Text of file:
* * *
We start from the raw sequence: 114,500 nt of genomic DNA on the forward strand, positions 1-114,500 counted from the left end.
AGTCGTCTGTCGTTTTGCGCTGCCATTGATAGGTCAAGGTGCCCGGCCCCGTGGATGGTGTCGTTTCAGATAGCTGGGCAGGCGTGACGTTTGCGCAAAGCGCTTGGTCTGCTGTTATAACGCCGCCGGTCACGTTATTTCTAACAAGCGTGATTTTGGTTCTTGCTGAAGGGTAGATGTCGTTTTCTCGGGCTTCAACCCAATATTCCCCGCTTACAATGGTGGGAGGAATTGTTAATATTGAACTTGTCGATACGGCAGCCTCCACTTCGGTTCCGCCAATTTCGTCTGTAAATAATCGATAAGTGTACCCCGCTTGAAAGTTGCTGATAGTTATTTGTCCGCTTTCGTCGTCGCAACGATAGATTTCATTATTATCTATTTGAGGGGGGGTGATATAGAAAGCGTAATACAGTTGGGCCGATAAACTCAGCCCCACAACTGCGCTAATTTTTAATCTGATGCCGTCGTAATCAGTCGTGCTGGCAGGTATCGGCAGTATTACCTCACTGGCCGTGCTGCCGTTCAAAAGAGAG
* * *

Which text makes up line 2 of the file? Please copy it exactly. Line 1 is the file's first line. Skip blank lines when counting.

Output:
AGTCGTCTGTCGTTTTGCGCTGCCATTGATAGGTCAAGGTGCCCGGCCCCGTGGATGGTGTCGTTTCAGATAGCTGGGCAGGCGTGACGTTTGCGCAAAGCGCTTGGTCTGCTGTTATAACGCCGCCGGTCACGTTATTTCTAACAAGCGTGATTTTGGTTCTTGCTGAAGGGTAGATGTCGTTTTCTCGGGCTTCAACCCAATATTCCCCGCTTACAATGGTGGGAGGAATTGTTAATATTGAACTTGTCGATACGGCAGCCTCCACTTCGGTTCCGCCAATTTCGTCTGTAAATAATCGATAAGTGTACCCCGCTTGAAAGTTGCTGATAGTTATTTGTCCGCTTTCGTCGTCGCAACGATAGATTTCATTATTATCTATTTGAGGGGGGGTGATATAGAAAGCGTAATACAGTTGGGCCGATAAACTCAGCCCCACAACTGCGCTAATTTTTAATCTGATGCCGTCGTAATCAGTCGTGCTGGCAGGTATCGGCAGTATTACCTCACTGGCCGTGCTGCCGTTCAAAAGAGAG